COLUMBUS â€” When Ryan Day took the helm at Ohio State from Urban Meyer, he had some tough choices to make with respect to his first coaching staff.
It would’ve been easy for Day to maintain the status quo when it came to those choices. He could have kept coaches like Greg Schiano, Billy Davis and Taver Johnson, each of whom were respected in the coaching profession after lengthy careers with stops at the game’s highest level. After all, those were some of the men that Urban Meyer picked to lead alongside Day, so it would likely have been palatable to ride into a transitional year with the same group.
Day didn’t do that, though. He overhauled the defensive staff after an underwhelming 2018 season and brought in his own group of coaches. On offense though, Day stood pat, choosing to quickly retain Kevin Wilson — and then a little less than a month later announced that Greg Studrawa would remain in his role as the Buckeyes offensive line coach.
â€œHis background is excellent,” Day said then. “What Iâ€™ve seen him do in terms of development with our offensive line is why [he was retained].â€
What Day didn’t mention was Studrawa as a recruiter. In his first signing day press conference at Ohio State, Day was asked about the recruiting at that spot after the Buckeyes offered and missed on five in-state linemen in the previous two cycles. He pulled no punches, acknowledging it was a problem that needed fixing.
“Itâ€™s something that for sure Iâ€™m well aware of,” Day said. “Itâ€™s an area that weâ€™ve got to do a better job at. … Weâ€™re a little bit down in the offensive line, so weâ€™ve got to do a great job moving forward to get that addressed.”
Following the 2019 cycle and with the help of Day, Wilson and assistant line coach Kennedy Cook, Studrawa has picked up the pace on the recruiting trail. In that group, it was Day and Wilson that get the majority of the credit for signing Harry Miller, Enokk Vimahi and Dawand Jones. But without Studrawa’s reputation as a talent developer, those battles may have ended different.
Regardless, Studrawa had to get better as a recruiter for Ohio State. Ryan Day knew that, and Studrawa knew it, too.
Though ultimately it was Day who had to earn the commitment of Paris Johnson in 2020, it was the relationship with Studrawa who helped steady the boat when the waters were rockiest. It was the NFL development of recent Buckeyes by Studrawa that captured the attention of Luke Wypler, the country’s No. 1-ranked center in the Class of 2020. And it is Studrawa that did the bulk of the work building with Donovan Jackson, the country’s No. 2-ranked offensive lineman regardless of position in the 2021 class.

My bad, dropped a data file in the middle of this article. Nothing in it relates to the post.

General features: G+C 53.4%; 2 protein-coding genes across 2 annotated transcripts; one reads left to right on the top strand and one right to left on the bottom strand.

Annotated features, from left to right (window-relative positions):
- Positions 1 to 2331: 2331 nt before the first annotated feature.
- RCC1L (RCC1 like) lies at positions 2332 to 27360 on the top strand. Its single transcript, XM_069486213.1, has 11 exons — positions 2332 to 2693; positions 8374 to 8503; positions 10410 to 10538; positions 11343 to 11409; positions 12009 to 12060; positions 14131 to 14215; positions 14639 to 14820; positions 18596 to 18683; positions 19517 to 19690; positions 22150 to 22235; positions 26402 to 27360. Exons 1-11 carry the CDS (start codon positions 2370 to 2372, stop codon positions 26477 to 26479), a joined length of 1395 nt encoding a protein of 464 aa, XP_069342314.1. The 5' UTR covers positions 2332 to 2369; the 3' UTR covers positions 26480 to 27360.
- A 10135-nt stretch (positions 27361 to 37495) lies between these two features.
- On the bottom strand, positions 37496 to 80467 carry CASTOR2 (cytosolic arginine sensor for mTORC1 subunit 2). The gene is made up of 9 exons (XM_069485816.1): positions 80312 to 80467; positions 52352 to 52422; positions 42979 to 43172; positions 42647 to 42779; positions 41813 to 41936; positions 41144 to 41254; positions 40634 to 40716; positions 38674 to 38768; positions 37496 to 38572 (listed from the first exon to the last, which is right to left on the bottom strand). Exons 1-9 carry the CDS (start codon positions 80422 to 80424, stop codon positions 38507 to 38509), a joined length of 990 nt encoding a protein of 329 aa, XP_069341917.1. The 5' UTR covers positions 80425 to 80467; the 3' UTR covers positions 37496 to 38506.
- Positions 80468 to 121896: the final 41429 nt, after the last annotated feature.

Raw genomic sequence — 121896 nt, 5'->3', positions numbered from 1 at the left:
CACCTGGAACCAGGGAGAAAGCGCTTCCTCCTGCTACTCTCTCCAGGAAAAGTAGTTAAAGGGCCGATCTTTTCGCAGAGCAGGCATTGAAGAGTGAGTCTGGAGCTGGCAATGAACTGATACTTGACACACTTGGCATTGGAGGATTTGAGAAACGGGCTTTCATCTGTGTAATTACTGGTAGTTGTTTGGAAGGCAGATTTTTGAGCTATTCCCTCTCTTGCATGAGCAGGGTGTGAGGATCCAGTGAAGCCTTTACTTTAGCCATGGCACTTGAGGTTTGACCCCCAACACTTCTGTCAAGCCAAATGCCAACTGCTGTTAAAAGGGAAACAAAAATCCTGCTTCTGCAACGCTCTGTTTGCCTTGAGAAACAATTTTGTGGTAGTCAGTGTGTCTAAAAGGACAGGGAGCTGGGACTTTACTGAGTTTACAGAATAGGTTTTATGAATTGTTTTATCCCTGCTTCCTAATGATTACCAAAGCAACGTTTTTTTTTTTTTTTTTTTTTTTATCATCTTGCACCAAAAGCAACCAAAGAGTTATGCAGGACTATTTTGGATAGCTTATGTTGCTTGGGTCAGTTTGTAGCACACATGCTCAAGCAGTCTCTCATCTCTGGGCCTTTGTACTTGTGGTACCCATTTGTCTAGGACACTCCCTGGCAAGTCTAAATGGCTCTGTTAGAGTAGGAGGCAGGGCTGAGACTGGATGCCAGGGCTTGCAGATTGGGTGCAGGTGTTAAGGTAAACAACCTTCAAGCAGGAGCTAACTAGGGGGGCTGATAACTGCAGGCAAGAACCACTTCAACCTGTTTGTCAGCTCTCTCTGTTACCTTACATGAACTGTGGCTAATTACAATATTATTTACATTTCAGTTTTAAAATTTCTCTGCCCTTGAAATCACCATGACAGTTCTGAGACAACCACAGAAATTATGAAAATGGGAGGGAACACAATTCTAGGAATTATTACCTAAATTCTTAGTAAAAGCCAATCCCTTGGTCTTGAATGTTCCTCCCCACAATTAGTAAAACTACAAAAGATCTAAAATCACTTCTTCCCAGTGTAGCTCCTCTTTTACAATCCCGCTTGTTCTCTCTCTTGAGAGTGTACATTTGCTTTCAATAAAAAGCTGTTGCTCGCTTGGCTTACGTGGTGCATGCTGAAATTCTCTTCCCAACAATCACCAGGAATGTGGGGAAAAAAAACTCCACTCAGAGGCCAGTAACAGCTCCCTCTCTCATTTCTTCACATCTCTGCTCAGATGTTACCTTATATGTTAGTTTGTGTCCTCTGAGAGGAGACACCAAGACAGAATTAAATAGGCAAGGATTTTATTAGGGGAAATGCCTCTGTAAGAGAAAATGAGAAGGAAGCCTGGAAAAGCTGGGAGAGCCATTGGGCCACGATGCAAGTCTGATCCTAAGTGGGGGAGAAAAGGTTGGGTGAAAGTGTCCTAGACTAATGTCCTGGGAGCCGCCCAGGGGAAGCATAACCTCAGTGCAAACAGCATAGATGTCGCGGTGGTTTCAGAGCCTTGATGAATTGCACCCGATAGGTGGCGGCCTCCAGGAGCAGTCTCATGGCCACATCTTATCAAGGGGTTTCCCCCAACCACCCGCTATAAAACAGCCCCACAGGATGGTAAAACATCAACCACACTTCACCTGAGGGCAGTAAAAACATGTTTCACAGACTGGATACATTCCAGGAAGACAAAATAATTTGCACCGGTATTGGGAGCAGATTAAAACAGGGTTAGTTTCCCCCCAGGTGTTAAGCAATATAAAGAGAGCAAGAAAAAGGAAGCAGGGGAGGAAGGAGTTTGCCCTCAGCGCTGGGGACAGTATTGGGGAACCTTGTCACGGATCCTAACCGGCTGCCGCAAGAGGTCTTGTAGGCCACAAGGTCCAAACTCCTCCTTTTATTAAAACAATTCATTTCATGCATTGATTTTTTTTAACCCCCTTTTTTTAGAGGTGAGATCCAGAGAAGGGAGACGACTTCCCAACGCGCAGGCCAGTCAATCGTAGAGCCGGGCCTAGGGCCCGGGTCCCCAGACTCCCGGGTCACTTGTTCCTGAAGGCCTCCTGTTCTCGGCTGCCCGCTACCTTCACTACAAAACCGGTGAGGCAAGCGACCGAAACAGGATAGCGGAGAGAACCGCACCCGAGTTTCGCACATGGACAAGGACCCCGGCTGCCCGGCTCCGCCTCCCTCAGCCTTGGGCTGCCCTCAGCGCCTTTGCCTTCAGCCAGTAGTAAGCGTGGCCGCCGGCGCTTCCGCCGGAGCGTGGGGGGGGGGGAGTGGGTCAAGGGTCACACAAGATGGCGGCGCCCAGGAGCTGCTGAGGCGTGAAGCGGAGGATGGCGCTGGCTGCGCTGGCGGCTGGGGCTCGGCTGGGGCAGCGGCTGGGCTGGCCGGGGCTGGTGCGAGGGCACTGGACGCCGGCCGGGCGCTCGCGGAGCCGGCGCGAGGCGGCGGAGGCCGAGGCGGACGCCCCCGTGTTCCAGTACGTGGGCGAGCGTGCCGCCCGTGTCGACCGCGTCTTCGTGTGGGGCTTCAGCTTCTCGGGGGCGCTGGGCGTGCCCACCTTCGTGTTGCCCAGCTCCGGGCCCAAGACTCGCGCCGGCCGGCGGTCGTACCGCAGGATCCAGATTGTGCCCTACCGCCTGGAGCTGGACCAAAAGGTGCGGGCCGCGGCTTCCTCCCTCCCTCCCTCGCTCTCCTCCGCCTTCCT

“He told me and my parents straight up,” Jackson told Lettermen Row. “He was like, ‘You know, this is a great situation for you. I’m not saying it’s going to be easy, but I believe that I can do this with him and get him where he wants to go.’
“He laid it out. Like when Billy Price came in. He was doing this and that, and [Coach] showed how he helped fix it and now he’s playing for the Bengals as a first-round pick. So he did a good job breaking that stuff down to my family.”
Talking about football is important for recruits, but knowing when to be a real person andÂ not talk about football is what usually makes a college coach a good recruiter. Coach Stud, as he’s more commonly known, has always maintained that approach. But it can be easy to get lost in the mix on a staff full of the game’s best recruiters.
“Coach Stud knew when to turn off the recruiting talk, you know? Going on these visits, each coach is saying the same thing over and over again,” Jackson said. “He doesn’t, he keeps it real. I know a lot of players saying this, but he really does keep it real. He doesn’t like dabble in the recruiting talk too much. He was like: ‘If you’re committed to me, I’m going to be committed to you.'”
In the world of college football recruiting, some recruits relate pressure-packed recruiting with being a priority. Tristan Leigh, a 5-star prospect in 2021 who is at the top of the Ohio State recruiting board, believes Studrawa has done a good job separating those things. The Buckeyes have had major needs along the offensive line in the last few cycles, but the approach still hasn’t changed.
“We have a great relationship,” Leigh told Lettermen Row. “I prefer the approach where they don’t push for a commitment because you should know how much of a priority you are based on how much they’re recruiting you. I feel much more comfortable when they say, ‘We want you bad, take your time with recruiting and this process.'”
Studrawa and Ohio State taking that approach worked out well in 2020 as the Buckeyes signed six offensive linemen. He’s real with kids and their parents. He preaches patience, not pressure. The Buckeyes have pushed ahead to 2022, where a number of top targets have major interest in the program. But there’s work to be done in 2021 still.
Coach Stud and Ohio State need to finish. He’s done a great job identifying and evaluating and developing talent and relationships. Now, for the Buckeyes to have a shot at one of the top classes of all-time, Studrawa has to show the best of the best around the country — like Tristan Leigh and Jager Burton — why he is the right man to coach them.
Just like Ryan Day thought he was.